I travel still the same highway
You bade me go.
In addition to her first schoolmaster, she also spent time under the tutelage of Miss Emma Scales, who was the sister of governor Alfred Scales, and who founded the Reidsville Seminary in 1874. According to Sarah, Miss Scales would get “highly indignant” if the girls of her school did not read with expression.
At 19 years old on April 28th, 1881 Sarah would marry for the first time to John Thomas Cubbage (or “McCubbage” depending on where you find his name printed) who would have been 27 at the time. Not much is known about her first marriage or her husband. John was originally from Connecticut and was a painter by profession according to census records, but beyond that there’s very little to tell us who he was or how he met Sarah. The marriage would only last two years, and John would die in 1883 while in Ohio likely visiting family. Whether due to illness or accident is unknown.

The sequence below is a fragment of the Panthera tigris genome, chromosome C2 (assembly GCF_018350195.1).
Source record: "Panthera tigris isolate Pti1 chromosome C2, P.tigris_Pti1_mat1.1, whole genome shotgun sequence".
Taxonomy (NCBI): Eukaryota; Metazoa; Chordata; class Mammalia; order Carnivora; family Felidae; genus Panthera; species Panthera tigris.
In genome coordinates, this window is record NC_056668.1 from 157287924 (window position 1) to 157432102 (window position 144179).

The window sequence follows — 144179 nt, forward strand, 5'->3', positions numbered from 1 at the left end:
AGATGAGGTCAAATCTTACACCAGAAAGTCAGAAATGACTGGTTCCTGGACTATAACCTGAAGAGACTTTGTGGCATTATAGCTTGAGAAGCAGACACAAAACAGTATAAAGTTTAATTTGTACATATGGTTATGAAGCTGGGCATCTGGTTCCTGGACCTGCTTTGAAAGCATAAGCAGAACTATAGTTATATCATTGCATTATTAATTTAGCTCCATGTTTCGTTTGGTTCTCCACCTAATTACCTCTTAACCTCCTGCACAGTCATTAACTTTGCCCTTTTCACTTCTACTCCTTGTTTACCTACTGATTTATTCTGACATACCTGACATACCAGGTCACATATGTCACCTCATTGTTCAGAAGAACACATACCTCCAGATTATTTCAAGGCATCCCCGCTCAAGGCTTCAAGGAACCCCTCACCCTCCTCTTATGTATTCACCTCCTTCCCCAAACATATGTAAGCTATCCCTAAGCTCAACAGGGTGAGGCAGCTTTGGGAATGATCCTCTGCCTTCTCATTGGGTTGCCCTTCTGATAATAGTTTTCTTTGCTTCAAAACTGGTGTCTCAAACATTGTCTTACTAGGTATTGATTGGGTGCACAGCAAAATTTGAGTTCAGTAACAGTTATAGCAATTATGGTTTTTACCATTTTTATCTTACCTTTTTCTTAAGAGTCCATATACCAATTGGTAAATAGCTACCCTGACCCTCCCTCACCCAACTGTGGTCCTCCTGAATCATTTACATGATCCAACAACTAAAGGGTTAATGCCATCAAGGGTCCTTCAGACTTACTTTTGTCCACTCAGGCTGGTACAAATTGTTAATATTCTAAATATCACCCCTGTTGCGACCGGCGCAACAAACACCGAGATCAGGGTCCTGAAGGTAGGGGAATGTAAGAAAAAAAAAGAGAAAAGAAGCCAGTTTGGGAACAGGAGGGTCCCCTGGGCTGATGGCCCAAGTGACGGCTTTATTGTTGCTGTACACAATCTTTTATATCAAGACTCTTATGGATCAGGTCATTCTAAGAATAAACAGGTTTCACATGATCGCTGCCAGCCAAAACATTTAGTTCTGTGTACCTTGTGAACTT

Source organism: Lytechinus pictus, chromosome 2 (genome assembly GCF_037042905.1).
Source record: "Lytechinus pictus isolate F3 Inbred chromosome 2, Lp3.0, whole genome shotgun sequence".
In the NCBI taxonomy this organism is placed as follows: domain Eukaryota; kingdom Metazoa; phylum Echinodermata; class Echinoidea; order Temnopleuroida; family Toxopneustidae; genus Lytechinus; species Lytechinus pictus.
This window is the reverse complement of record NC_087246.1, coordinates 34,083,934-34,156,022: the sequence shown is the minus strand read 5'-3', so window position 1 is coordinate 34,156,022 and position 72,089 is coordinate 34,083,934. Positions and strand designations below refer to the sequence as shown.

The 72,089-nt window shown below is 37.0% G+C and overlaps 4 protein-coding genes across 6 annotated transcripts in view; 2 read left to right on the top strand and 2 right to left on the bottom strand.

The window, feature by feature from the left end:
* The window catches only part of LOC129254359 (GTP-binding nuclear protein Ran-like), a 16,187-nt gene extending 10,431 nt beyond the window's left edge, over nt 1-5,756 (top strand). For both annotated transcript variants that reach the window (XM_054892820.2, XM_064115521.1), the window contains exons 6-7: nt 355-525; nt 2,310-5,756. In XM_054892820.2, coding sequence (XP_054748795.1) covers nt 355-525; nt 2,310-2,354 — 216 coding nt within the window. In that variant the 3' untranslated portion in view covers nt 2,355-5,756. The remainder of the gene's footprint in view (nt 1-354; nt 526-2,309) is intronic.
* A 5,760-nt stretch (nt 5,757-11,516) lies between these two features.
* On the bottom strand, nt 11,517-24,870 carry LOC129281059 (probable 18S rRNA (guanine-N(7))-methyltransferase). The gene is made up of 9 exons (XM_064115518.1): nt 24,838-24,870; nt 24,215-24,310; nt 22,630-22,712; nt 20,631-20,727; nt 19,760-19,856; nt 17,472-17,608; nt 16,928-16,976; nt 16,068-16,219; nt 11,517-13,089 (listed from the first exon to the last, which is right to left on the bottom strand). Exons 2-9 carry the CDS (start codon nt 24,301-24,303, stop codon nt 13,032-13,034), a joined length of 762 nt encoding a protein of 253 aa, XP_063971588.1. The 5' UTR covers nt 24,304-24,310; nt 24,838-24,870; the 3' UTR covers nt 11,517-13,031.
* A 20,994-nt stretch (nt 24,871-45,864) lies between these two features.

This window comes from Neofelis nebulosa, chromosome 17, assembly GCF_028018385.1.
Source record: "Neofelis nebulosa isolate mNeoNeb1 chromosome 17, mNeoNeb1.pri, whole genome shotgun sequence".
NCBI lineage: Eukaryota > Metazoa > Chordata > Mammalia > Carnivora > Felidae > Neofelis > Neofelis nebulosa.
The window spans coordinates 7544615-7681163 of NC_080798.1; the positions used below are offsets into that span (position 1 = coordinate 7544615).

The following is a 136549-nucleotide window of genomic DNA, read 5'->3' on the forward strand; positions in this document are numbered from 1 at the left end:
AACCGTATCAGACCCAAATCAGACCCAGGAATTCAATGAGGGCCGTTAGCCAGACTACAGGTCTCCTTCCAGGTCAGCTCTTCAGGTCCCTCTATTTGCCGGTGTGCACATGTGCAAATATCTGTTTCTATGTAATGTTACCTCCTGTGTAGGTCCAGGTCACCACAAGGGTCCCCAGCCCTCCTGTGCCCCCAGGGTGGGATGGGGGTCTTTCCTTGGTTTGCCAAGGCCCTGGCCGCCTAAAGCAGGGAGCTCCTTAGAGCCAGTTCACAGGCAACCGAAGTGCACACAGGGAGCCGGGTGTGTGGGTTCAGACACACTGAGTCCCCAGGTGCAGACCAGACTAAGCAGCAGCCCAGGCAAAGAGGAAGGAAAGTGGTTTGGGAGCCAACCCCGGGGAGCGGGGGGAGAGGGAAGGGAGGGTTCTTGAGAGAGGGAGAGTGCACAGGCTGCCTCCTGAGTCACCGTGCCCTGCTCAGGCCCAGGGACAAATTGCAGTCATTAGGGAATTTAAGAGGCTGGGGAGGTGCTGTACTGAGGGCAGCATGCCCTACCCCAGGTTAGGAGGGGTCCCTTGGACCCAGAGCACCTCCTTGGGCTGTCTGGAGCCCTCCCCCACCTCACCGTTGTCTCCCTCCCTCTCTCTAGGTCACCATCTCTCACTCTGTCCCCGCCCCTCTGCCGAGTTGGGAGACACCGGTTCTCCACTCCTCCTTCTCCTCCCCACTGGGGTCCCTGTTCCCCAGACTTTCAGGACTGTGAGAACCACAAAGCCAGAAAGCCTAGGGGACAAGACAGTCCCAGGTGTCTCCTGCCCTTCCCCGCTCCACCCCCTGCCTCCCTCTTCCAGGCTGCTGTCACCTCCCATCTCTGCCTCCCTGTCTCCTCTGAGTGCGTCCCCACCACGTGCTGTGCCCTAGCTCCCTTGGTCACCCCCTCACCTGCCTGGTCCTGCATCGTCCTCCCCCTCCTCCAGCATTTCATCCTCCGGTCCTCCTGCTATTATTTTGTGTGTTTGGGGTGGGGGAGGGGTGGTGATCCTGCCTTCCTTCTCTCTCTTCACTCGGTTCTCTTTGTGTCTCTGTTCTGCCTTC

Sarah herself began writing poetry seriously at age 20 during this marriage.
In 1890, an outsider from Washington, D.C. named John Ernest Heinzerling came to Reidsville. Heinzerling was a widower himself, having lost his first wife Alice, and had come to town as a worker for the Corbett brothers, who were in the business of installing mills and milling equipment.
The millwright Heinzerling had done this sort of job in the past and was in the habit of attending prayer meetings at the Baptist churches in the communities where he found himself working. In Reidsville, his entry into the First Baptist church must have been destiny, and he soon fell in love with an attractive young widow in the church’s choir named Sarah.